Charles Saatchi has done them proud with a museum-style mini-retrospective of their young careers, none the less it must be strange for them to see so much of their work in the hands of one man. Flattering presumably, but also disconcerting. They both have reputations that reach far beyond the Saatchi web, but even so it seems like a lot of eggs to have in one basket.
The retrospective approach works best with Hume, whose work shows a clear progression from the monochromatic minimalism of his late-Eighties door paintings to the glossy figuration of the past few years. The continuity is in the technique - very smooth, very slick - the surface like enamel or the crisp sugar coating on a candied sweet. "The surface," according to Hume, "is all you get" - a comment on the shiny veneer, but also, in its deliberate banality, a refusal to make any grand claims for his work.
Despite Hume's determination to make nothing out of something, his paintings suggest other associations with links back to the Pop art world of 30 years ago (a kind of shiny Tom Wesselmann, or Allen Jones) and even to the paper cut-outs made by an aged and bedridden Matisse in the Fifties. Hume's odd blend of minimalism and cluttered kitsch is most effective when he keeps it simple, distilling the image into basic shapes and patterns. One of the best, Begging For It, depicts a praying or pleading figure silhouetted in blue with black-gloved arms against a lime green ground. It is an elegant reduction, very fin de siecle, absolutely of its own time.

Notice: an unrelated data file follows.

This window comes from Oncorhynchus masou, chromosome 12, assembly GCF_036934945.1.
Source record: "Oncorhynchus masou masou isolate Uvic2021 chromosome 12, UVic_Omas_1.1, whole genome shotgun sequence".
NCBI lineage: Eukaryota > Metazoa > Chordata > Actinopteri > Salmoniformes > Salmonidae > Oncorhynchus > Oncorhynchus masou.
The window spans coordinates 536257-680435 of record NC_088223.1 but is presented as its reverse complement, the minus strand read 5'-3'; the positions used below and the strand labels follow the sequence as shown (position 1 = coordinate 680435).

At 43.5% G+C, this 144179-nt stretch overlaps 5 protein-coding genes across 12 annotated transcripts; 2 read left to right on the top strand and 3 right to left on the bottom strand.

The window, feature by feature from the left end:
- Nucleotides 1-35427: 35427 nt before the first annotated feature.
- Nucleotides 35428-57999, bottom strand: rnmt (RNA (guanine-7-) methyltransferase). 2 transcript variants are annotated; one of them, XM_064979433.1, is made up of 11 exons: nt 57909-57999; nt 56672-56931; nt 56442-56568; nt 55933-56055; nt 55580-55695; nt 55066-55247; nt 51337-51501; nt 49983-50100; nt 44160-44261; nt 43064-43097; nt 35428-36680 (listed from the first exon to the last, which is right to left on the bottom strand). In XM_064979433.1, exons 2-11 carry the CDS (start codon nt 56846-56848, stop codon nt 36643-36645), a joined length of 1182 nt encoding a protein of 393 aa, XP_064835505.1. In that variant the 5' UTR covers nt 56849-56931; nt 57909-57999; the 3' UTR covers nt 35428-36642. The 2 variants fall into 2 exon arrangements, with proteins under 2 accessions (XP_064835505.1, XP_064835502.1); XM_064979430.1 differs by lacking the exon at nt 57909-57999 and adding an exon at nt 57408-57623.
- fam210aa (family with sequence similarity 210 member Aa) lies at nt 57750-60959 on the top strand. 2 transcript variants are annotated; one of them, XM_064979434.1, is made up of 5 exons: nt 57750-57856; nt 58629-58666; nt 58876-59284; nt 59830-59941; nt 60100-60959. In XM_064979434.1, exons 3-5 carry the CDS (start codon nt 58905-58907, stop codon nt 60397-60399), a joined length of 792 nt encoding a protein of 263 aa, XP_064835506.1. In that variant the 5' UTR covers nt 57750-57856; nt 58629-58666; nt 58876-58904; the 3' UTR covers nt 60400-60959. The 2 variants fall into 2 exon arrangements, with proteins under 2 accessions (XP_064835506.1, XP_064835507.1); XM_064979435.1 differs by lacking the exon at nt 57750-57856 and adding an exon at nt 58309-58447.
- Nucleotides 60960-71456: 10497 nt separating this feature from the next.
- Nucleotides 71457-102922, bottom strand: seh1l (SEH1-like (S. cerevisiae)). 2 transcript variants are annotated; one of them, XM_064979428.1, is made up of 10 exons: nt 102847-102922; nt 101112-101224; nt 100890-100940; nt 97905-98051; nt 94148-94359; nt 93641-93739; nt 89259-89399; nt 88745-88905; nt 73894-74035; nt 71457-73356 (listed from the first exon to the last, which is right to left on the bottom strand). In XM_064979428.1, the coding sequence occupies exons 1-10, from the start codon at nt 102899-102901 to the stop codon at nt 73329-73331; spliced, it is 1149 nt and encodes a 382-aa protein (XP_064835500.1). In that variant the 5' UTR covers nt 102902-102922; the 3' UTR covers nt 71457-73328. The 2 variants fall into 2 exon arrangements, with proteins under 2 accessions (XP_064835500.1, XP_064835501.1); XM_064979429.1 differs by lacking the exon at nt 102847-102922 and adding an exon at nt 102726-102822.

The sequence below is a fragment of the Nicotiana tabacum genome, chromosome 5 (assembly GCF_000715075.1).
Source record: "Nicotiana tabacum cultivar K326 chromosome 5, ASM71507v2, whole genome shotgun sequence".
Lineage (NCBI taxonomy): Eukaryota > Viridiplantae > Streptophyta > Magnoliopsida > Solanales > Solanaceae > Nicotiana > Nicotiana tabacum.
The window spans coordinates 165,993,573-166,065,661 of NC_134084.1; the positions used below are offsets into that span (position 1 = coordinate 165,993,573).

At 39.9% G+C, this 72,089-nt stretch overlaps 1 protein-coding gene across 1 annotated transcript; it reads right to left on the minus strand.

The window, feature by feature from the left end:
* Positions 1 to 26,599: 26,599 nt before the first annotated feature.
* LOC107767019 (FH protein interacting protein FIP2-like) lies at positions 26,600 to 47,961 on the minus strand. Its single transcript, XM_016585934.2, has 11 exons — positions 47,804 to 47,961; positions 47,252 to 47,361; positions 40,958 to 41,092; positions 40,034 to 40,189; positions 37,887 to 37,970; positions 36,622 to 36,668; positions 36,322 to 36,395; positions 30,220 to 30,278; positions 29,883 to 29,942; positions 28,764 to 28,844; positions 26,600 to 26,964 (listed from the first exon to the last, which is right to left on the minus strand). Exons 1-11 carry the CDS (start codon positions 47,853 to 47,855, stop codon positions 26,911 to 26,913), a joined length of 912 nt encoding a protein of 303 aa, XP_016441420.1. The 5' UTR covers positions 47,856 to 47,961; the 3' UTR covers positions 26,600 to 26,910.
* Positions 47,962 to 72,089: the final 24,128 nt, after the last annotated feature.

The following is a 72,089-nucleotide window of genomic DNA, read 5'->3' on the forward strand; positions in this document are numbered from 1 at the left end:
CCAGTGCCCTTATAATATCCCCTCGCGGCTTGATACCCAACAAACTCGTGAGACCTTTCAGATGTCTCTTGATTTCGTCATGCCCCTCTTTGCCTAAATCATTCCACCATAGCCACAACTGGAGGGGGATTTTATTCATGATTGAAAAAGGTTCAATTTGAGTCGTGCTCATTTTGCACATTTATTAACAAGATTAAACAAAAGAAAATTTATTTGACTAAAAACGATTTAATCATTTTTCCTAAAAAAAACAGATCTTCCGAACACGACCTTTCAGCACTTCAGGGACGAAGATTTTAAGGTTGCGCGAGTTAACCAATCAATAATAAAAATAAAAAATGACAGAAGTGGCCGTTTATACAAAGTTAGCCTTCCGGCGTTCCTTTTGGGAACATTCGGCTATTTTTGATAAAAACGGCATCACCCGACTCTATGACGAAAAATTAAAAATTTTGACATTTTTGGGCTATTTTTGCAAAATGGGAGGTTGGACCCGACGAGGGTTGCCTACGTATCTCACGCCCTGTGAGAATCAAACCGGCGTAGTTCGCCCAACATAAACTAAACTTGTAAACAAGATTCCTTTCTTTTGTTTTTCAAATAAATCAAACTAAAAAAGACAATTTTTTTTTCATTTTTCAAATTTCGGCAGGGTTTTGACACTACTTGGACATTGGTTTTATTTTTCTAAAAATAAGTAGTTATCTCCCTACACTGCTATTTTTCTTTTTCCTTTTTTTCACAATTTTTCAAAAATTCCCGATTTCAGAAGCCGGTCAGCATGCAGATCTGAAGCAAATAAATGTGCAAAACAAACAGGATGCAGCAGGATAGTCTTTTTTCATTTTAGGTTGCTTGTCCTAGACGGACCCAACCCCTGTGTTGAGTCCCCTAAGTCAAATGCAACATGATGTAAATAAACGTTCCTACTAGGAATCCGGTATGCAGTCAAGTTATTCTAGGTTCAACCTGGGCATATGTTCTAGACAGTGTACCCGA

Fiona Rae's work is similarly stamped with the spirit of the Nineties, but next to Hume her world seems altogether more chaotic. Her big abstract paintings are frenzied compilations of colour and shape, the product, as she describes it, of "having an argument in the painting". This process gives the work an undeniable energy, but the argument, it seems, is never settled.
The exhibition catalogue describes Rae's work as the visual equivalent of station hopping on the radio, snatches of this and that, but never still and never silent - a comment meant to intrigue but which also exposes her weakness. She makes pictures that are easy to look at but impossible to focus on - there is nowhere for the eye to rest. "The appeal of painting," she has said, "is that there is no solution. It always eludes you... it's a process with no possibility of arrival." As a painter this may be an admirable quest, but for a viewer the quest alone is not enough. Rae is perhaps a more original painter than Hume, but on the evidence here she is also a less satisfying one.
Saatchi Gallery, London NW8 (0171-624 8299). To 6 April Richard Ingleby